14. The Lion King (1994)
The Disney musicals of the 1990's were some of the most successful movies of the decade. They are also credited with giving the House of Mouse financial security and the studio stability they were so lacking in the late 1970's through to the mid-1980's (there are those who disagree with that assessment, but I digress). This movie was Disney's biggest financial success of that "Musical Renaissance" (and that is saying something considering the box-office booms that the studio's three preceding films produced). Released in the summer of 1994, it was the third of Disney's animated features to star an all-animal cast (the first was Bambi in 1942 and the second was Robin Hood in 1973). It also was the first film the studio tried whose story did not come from a fairy tale, legend, short story or novel. It was a completely original story (technically). Yes, the film has been likened to that of William Shakespeare's Hamlet and even Disney's own Bambi (it's production name was cleverly called "Bamlet"). But the story is an original one.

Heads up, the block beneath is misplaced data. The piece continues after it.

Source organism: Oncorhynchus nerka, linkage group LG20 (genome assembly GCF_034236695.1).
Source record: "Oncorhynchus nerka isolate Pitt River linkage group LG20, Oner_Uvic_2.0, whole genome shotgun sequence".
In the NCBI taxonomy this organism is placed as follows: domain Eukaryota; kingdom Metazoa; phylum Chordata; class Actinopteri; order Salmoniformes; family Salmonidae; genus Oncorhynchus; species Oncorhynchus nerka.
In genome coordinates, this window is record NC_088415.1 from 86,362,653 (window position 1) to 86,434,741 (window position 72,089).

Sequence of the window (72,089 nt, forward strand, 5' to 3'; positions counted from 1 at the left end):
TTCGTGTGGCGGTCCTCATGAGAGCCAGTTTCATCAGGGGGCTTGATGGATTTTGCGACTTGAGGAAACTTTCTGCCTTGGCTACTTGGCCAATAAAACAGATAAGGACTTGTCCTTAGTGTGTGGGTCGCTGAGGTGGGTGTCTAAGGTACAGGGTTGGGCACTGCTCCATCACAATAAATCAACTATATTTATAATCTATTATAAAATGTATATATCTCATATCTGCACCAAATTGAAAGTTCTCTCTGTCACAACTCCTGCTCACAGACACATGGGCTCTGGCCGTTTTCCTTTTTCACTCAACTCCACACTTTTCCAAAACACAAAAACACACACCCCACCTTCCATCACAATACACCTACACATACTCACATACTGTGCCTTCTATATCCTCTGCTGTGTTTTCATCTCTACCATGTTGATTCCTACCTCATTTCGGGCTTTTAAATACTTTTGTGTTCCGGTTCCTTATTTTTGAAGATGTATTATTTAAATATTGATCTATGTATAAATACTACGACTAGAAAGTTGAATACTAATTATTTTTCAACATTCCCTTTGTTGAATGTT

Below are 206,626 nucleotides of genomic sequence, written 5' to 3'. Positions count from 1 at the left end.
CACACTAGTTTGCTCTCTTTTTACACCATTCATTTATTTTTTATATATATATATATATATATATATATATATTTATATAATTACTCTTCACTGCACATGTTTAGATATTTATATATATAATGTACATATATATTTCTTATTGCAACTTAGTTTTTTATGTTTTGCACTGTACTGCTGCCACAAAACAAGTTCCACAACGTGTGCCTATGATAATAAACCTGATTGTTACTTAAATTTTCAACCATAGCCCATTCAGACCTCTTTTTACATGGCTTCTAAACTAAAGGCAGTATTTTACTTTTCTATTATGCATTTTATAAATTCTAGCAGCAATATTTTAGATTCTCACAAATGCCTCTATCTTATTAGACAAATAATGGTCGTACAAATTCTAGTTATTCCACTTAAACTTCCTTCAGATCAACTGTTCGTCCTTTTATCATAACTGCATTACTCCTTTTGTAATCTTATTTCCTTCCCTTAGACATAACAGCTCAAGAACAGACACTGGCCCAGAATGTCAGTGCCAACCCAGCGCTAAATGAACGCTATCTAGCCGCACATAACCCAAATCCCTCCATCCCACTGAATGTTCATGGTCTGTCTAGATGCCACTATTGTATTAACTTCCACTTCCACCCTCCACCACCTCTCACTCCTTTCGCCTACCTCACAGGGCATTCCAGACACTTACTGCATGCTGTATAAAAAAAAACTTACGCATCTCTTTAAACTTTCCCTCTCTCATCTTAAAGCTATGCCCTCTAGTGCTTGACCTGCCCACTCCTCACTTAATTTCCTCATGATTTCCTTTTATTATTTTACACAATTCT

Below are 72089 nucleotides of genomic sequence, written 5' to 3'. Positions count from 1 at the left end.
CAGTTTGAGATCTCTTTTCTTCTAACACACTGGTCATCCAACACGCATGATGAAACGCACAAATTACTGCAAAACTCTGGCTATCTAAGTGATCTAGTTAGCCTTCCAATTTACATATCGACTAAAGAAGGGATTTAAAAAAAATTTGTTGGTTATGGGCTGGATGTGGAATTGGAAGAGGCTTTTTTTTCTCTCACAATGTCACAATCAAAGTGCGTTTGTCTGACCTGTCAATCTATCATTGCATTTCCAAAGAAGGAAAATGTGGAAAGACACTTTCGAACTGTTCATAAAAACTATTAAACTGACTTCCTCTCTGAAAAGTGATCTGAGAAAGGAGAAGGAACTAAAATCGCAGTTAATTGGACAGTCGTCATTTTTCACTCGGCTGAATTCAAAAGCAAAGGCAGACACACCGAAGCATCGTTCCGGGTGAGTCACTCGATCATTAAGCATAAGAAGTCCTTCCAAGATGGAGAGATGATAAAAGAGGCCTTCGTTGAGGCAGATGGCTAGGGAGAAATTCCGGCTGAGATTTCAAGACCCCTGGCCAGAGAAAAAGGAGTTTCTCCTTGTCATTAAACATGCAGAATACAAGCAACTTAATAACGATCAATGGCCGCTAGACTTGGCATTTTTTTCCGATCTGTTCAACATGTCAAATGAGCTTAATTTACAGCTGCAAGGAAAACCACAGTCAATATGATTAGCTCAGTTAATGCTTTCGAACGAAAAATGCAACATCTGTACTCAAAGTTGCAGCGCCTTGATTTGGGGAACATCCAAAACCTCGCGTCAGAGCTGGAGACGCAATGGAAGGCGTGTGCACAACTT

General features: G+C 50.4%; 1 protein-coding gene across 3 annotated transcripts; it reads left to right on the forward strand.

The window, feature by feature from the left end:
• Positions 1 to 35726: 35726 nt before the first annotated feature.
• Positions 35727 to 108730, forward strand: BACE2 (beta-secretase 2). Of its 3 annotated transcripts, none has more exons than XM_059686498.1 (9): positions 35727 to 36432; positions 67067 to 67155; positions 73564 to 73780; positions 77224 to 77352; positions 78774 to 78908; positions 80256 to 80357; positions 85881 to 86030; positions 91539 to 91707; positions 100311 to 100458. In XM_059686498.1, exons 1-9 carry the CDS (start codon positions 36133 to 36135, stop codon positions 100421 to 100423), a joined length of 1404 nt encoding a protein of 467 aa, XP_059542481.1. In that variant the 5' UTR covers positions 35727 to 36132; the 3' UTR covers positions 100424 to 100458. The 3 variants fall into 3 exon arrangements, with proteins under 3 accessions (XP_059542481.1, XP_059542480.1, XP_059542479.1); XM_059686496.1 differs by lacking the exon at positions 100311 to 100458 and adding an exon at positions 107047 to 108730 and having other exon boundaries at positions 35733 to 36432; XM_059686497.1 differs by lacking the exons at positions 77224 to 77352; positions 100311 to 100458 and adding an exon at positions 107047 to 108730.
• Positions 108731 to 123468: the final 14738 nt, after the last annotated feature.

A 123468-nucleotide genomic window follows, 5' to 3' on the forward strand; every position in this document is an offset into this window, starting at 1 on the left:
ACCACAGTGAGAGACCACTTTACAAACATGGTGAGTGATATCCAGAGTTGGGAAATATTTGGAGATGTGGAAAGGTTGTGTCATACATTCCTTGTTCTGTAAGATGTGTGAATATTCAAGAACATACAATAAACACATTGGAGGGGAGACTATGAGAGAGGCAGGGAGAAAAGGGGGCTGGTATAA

Mufasa, the King of Pride Rock (which is somewhere on the African plains), and his mate have just bore a son, named Simba, who is hailed by the entire kingdom as heir to the throne. But there is one person in Pride Rock displeased with this: Mufasa's brother, Scar. Scar, with the help of his hyena henchmen, plot to kill Mufasa (and Simba) and take over Pride Rock. In a stunning animated sequence (the wildebeests' stampede), Scar's plan is in motion and Simba, mourning the loss of his father, is convinced to run away and never return. As Simba grows in self-imposed exile, he becomes more conflicted with whether he should take his rightful place or live with the shame he has been running from. It is one of Disney's more expressive and phenomenal pieces with lovable characters and brilliant voice acting. Among the star-studded voice cast are: Matthew Broderick (as the adult Simba), Jeremy Irons (who is devilish as Scar, one of my all-time favorite Disney villains), James Earl Jones (with his booming voice as Mufasa), Whoopi Goldberg (as one of Scar's hyena helpers) and the always hilarious Nathan Lane (as Timon, the meerkat that Simba lives with in exile). The movie also features some of Disney's best songs (by the great Elton John and Evita lyricist Tim Rice) including "Circle of Life," "Hakuna Matata" and the Oscar-winning "Can You Feel the Love Tonight?" and features a brilliant underscore by Hans Zimmer. It is one of Disney's best animated movie-musicals and it was inventively turned into a mega-successful Broadway production (by the very creative stage director Julie Taymor).
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